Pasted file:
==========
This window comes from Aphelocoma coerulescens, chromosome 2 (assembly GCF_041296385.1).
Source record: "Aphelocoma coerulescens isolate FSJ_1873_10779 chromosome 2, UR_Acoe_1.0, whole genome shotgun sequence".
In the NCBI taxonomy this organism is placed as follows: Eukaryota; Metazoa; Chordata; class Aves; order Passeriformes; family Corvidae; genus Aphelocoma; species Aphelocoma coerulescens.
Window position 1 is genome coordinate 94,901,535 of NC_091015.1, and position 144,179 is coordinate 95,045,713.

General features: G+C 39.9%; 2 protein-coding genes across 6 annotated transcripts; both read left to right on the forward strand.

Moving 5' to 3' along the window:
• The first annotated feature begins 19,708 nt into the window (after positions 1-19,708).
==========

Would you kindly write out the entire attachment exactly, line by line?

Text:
This window comes from Aphelocoma coerulescens, chromosome 2 (assembly GCF_041296385.1).
Source record: "Aphelocoma coerulescens isolate FSJ_1873_10779 chromosome 2, UR_Acoe_1.0, whole genome shotgun sequence".
In the NCBI taxonomy this organism is placed as follows: Eukaryota; Metazoa; Chordata; class Aves; order Passeriformes; family Corvidae; genus Aphelocoma; species Aphelocoma coerulescens.
Window position 1 is genome coordinate 94,901,535 of NC_091015.1, and position 144,179 is coordinate 95,045,713.

General features: G+C 39.9%; 2 protein-coding genes across 6 annotated transcripts; both read left to right on the forward strand.

Moving 5' to 3' along the window:
• The first annotated feature begins 19,708 nt into the window (after positions 1-19,708).